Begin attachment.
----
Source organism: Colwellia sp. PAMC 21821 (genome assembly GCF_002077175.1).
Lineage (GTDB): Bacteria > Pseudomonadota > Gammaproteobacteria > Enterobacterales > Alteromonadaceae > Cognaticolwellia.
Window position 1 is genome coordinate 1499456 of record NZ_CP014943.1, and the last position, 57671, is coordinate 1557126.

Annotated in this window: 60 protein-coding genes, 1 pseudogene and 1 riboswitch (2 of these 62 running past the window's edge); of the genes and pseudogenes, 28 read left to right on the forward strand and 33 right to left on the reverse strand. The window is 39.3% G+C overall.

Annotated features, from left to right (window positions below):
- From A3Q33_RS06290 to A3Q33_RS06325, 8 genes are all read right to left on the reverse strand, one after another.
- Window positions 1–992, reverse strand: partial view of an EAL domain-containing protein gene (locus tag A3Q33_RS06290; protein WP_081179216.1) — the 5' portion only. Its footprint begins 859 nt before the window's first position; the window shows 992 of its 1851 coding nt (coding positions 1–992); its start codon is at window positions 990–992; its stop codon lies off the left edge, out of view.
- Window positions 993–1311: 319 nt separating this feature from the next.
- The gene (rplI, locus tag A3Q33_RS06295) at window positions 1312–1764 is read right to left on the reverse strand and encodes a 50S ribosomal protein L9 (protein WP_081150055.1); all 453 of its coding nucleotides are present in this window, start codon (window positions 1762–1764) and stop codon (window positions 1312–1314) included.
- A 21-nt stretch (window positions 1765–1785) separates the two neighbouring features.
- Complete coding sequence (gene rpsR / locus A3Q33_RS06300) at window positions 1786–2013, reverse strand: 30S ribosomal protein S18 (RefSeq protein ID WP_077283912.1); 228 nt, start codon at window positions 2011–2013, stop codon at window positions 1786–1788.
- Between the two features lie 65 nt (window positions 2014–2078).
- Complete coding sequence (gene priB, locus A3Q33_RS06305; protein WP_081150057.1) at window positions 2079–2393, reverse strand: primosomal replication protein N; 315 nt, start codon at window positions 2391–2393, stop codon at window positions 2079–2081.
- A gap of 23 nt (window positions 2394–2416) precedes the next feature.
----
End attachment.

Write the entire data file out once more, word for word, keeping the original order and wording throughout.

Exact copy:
Source organism: Colwellia sp. PAMC 21821 (genome assembly GCF_002077175.1).
Lineage (GTDB): Bacteria > Pseudomonadota > Gammaproteobacteria > Enterobacterales > Alteromonadaceae > Cognaticolwellia.
Window position 1 is genome coordinate 1499456 of record NZ_CP014943.1, and the last position, 57671, is coordinate 1557126.

Annotated in this window: 60 protein-coding genes, 1 pseudogene and 1 riboswitch (2 of these 62 running past the window's edge); of the genes and pseudogenes, 28 read left to right on the forward strand and 33 right to left on the reverse strand. The window is 39.3% G+C overall.

Annotated features, from left to right (window positions below):
- From A3Q33_RS06290 to A3Q33_RS06325, 8 genes are all read right to left on the reverse strand, one after another.
- Window positions 1–992, reverse strand: partial view of an EAL domain-containing protein gene (locus tag A3Q33_RS06290; protein WP_081179216.1) — the 5' portion only. Its footprint begins 859 nt before the window's first position; the window shows 992 of its 1851 coding nt (coding positions 1–992); its start codon is at window positions 990–992; its stop codon lies off the left edge, out of view.
- Window positions 993–1311: 319 nt separating this feature from the next.
- The gene (rplI, locus tag A3Q33_RS06295) at window positions 1312–1764 is read right to left on the reverse strand and encodes a 50S ribosomal protein L9 (protein WP_081150055.1); all 453 of its coding nucleotides are present in this window, start codon (window positions 1762–1764) and stop codon (window positions 1312–1314) included.
- A 21-nt stretch (window positions 1765–1785) separates the two neighbouring features.
- Complete coding sequence (gene rpsR / locus A3Q33_RS06300) at window positions 1786–2013, reverse strand: 30S ribosomal protein S18 (RefSeq protein ID WP_077283912.1); 228 nt, start codon at window positions 2011–2013, stop codon at window positions 1786–1788.
- Between the two features lie 65 nt (window positions 2014–2078).
- Complete coding sequence (gene priB, locus A3Q33_RS06305; protein WP_081150057.1) at window positions 2079–2393, reverse strand: primosomal replication protein N; 315 nt, start codon at window positions 2391–2393, stop codon at window positions 2079–2081.
- A gap of 23 nt (window positions 2394–2416) precedes the next feature.